Wednesday, October 10, 2012

Interview with Oslo's "Riots"

Cover of their Newest LP

Norway is most (in)famous for being one of the main birthing grounds for the popular Black Metal scene. When you do a bit of research into Norway, you can see that there is a real conflict of culture there from the Pagan history to the Christian takeover. Norway, like many modern countries, is a place based in a bit of conflict. This sort of past makes room for a lot of different views, both positive and negative. Likewise, there is a huge wealth of music springing from the country along all genre definitions.

I am a proud member of the Dead Beat Records distribution and label newsletter (order today, ship tomorrow!) and I saw a really cool package from Oslo's Riots getting a sweet distro there and I bought it. One morning, as I was doing a quick workout, I decided to pop in the LP and I was blown away. The lyrics of Riots have a tremendous depth that pervades social, political and perhaps even spiritual problems.

That and their music kicks ass! Pounding drums reverberate throughout the record and the guitar line merely bolsters the sense of disillusioned unrest of the vocalist. It's an incredible record and still has an awesome package for all the punx out there! I strongly recommend picking it up, which you can do HERE

This record is going to definitely make my year-of list. I think it's amazing.

You can learn a lot about the band ON THEIR WEBSITE and see a bunch of live clips ON THEIR YOUTUBE CHANNEL


Jordan: When did the current band Riots start and what was that process like? Some of your members had played in the band Goldcrush, but when did the idea for Riots come along?

Paul: - Riots really started back in 2000. we were called Goldcrush then, we changed vocalists in 2007, and really should have changed the name as well. In 2010 on the European tour we passed under a bridge in Germany where someone had spray painted Riots on the wall, I thought that was a good name and one that suited our musical style better. We did eventually get round to changing the name in November 2011.

Jordan: Why did you name the band Riots? What political implications are there from your music? There seems to be a lot of disillusionment in your lyrics, but also a sense of pride.

Gisle: - Seeing it as I am an anti-capitalist I feel the need to express this. And we lefties love a good riot :P But jokes aside, I feel that music, all music, should express and comment on the world it is created in. I have a need to say these things.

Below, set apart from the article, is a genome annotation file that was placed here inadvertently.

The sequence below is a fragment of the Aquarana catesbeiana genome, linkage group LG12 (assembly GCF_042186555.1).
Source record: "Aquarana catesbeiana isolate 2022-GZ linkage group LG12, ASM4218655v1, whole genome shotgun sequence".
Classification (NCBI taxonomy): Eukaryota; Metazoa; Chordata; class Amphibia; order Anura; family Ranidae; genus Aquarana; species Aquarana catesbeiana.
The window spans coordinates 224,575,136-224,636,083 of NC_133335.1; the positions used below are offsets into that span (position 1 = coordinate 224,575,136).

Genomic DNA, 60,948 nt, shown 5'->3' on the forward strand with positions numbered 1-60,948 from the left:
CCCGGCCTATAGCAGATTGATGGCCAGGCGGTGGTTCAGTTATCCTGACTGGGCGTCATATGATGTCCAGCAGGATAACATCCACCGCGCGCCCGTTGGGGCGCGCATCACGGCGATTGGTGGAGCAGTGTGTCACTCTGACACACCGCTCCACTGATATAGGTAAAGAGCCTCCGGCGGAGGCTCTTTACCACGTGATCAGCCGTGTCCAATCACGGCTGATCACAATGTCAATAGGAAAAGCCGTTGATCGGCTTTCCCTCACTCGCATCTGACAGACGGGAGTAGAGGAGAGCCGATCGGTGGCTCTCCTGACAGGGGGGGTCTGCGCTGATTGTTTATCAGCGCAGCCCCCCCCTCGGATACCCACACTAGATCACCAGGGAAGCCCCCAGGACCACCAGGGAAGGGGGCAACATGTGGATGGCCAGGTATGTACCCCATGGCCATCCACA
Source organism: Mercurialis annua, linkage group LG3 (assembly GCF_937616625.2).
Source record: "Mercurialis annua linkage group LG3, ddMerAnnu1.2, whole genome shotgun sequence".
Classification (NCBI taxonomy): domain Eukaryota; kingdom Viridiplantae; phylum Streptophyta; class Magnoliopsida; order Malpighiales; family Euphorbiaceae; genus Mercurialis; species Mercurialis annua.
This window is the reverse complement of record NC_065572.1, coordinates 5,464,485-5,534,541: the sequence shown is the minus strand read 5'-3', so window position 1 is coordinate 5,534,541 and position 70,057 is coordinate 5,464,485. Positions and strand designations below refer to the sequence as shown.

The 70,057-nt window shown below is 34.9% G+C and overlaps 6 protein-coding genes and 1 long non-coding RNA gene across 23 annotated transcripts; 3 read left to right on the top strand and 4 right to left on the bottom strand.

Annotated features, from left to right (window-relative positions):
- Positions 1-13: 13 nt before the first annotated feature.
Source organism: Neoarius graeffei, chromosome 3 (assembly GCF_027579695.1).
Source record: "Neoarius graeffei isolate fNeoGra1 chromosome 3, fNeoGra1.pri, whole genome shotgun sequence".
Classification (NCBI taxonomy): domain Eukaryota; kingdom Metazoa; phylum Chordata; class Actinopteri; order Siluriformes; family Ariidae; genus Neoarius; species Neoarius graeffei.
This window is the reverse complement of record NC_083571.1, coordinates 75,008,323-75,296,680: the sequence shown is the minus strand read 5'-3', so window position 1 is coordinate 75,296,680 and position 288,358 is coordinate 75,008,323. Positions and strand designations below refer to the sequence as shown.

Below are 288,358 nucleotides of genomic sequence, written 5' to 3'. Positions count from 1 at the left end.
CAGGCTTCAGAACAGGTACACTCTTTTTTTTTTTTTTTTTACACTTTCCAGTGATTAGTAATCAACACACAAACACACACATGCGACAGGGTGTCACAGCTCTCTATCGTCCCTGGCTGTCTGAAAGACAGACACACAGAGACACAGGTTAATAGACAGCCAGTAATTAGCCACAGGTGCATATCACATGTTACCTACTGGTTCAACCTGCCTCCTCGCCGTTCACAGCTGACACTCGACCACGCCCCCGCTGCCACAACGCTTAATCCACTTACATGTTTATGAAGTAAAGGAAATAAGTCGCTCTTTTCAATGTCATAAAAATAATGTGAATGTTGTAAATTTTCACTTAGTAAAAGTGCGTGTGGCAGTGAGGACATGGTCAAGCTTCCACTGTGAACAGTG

Jordan: Your new release "Riots" is a short but poignant blast of punk rock. Which musicians, lifestyles and events inform the music you have made? In short, what makes a Riots song into a Riots song?

Gisle: -As I said, music should reflect the world it is created in. Things going on in this world, they need someone to talk about it. And there are enough love songs out there. But not too many songs deal with the real world.

Paul: - Thanks. I think we are affected by what goes on around us. It's very easy to write songs about things that piss you off and day to day life. We sometimes work on a riff, sometimes either Gisle or Mathias comes with a finished song. We have made songs before, and realized after playing them for a month or so, that it really isn't a Riots song, so we scrap it. 

Jordan: What is the scene in Oslo like? Is there a big punk scene? Who are some bands that you all are currently enjoying?

Paul: - There is a very small punk scene in Oslo, we found it very difficult to actually get gigs in Oslo, and we struggle still. We decided a few years ago that it just wasn't worth playing gigs in Norway, we get little feedback and it's frustrating and there are great distances between larger cities and it takes hours to drive and is expensive doing this. If you think we play festivals in China where they have a circle pit going, mad stage-diving in Czech Republic and Germany. We played a festival in Poland where we had to stop in the middle of our set for 20 minutes as someone got knocked out in the pit and the ambulance had to drive into the field, pick the poor guy up and drive out again. It makes Norway look very tame. I saw Cross-Stitched Eyes a few weeks ago in Oslo, they were really good. I am also listening to Whores, Cellos and Kerouac at the moment, sort of having a re-live the 1990's moment for the time being. I listen to UK/US punk rock. Anything really. Some I like, some is too predictable. I probably have the largest The Jesus Lizard vinyl collection in Europe. Been collecting since the 1990's. Thankfully I nearly have everything now. But what a band.